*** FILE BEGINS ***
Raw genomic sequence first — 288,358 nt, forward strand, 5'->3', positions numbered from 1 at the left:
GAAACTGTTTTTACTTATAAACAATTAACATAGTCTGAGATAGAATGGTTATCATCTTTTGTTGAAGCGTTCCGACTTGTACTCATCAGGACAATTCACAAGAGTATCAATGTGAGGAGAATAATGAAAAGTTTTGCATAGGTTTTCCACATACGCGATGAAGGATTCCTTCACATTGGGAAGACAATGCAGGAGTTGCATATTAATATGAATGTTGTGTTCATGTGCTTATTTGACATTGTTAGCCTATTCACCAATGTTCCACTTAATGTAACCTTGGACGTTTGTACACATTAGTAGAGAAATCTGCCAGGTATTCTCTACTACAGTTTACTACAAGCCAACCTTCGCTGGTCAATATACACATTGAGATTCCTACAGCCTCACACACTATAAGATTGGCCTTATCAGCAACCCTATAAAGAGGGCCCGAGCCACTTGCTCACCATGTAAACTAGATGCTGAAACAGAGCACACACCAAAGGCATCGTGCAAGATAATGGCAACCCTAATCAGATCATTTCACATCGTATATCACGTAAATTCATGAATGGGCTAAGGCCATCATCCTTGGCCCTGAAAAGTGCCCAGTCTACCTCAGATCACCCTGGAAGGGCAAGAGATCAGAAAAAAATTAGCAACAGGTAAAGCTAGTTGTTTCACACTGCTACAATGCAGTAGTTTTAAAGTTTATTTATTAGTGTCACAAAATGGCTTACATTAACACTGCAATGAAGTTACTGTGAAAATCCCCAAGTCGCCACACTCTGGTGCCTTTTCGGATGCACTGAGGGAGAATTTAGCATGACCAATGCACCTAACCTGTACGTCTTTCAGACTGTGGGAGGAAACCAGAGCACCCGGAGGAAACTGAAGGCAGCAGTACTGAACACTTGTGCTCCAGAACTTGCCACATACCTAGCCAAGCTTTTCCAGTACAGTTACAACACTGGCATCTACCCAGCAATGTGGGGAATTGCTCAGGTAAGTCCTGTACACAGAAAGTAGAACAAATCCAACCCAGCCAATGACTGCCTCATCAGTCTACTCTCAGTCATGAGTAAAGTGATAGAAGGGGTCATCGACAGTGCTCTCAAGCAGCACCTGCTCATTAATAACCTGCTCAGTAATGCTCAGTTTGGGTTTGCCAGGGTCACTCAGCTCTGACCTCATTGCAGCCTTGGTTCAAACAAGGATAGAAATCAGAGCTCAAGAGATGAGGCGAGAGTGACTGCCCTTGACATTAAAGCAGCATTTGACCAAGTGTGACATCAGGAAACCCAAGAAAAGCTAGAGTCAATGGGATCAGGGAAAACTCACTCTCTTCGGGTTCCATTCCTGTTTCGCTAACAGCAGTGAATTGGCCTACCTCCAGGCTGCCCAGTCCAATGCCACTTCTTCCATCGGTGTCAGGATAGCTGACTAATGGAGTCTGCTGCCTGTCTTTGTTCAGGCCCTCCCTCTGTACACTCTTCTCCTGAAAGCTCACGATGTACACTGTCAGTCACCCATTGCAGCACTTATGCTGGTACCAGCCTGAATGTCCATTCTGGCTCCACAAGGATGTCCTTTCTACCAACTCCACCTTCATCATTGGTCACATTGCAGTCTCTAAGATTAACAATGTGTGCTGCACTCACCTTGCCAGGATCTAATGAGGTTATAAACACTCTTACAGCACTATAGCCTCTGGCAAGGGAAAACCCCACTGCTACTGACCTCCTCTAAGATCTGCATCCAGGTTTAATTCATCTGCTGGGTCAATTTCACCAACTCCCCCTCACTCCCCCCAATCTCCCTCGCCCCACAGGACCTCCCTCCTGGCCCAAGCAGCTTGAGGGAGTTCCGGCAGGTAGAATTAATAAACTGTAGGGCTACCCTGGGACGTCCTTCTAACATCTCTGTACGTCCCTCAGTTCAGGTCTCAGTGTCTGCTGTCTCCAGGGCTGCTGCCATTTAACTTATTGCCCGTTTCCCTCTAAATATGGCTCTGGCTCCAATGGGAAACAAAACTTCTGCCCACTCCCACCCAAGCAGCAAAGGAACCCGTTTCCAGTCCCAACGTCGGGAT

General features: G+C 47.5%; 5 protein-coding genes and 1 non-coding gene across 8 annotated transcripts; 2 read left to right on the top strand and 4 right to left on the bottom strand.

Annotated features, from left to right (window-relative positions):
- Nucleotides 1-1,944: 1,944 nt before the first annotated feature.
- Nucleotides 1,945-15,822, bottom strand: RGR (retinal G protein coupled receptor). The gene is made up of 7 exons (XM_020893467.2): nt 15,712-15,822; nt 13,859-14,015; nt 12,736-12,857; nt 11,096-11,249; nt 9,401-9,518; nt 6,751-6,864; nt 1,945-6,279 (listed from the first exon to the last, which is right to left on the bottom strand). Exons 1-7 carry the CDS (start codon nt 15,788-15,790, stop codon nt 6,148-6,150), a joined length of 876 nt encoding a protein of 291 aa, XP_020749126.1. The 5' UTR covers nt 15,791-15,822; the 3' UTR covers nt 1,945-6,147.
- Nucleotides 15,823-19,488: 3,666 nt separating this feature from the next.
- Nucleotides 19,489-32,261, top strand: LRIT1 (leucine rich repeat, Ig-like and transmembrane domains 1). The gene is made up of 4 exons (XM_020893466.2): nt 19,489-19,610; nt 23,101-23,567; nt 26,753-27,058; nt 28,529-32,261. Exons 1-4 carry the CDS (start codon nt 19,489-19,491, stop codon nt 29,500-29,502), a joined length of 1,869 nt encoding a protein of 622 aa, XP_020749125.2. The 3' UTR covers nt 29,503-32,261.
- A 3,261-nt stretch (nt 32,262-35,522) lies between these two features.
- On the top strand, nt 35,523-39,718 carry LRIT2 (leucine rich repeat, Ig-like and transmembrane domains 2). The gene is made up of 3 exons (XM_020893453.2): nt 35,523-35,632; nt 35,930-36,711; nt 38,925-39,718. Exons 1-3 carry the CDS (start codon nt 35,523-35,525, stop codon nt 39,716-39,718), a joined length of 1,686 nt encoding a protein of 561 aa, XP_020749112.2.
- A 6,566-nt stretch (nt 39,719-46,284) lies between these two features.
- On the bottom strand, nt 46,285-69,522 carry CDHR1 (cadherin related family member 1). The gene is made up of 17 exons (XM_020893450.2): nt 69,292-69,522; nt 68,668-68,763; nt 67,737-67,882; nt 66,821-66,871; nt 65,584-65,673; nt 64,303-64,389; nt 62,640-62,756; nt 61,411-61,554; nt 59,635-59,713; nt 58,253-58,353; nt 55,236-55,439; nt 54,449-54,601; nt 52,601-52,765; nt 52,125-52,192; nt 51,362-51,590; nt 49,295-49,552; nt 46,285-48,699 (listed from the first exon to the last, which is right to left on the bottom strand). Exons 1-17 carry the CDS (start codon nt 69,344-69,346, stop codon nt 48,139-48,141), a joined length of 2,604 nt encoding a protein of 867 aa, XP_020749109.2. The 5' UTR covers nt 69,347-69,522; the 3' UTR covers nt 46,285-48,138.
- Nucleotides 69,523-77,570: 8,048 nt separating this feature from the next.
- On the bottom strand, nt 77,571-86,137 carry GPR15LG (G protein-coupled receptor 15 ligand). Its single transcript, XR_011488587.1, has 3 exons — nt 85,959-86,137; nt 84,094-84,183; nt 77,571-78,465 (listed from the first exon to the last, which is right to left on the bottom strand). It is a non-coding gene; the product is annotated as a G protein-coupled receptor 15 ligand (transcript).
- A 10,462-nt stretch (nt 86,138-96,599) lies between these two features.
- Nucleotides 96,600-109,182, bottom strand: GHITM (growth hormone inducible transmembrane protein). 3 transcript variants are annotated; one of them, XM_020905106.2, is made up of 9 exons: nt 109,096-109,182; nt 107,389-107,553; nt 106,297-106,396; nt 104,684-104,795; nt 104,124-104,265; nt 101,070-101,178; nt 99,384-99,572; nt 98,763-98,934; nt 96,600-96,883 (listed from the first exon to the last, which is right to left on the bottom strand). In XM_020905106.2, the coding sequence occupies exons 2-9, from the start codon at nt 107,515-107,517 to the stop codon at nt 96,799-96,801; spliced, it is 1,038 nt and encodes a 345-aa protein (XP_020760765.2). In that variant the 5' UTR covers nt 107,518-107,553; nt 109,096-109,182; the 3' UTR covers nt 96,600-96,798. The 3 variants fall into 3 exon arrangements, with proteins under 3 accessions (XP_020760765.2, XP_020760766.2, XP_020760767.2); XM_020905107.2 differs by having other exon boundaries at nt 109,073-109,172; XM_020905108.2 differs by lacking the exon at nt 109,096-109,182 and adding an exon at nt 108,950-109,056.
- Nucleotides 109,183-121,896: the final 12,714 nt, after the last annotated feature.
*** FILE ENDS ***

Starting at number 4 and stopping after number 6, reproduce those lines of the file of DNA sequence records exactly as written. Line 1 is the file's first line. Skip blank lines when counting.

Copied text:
Annotated features, from left to right (window-relative positions):
- Nucleotides 1-1,944: 1,944 nt before the first annotated feature.
- Nucleotides 1,945-15,822, bottom strand: RGR (retinal G protein coupled receptor). The gene is made up of 7 exons (XM_020893467.2): nt 15,712-15,822; nt 13,859-14,015; nt 12,736-12,857; nt 11,096-11,249; nt 9,401-9,518; nt 6,751-6,864; nt 1,945-6,279 (listed from the first exon to the last, which is right to left on the bottom strand). Exons 1-7 carry the CDS (start codon nt 15,788-15,790, stop codon nt 6,148-6,150), a joined length of 876 nt encoding a protein of 291 aa, XP_020749126.1. The 5' UTR covers nt 15,791-15,822; the 3' UTR covers nt 1,945-6,147.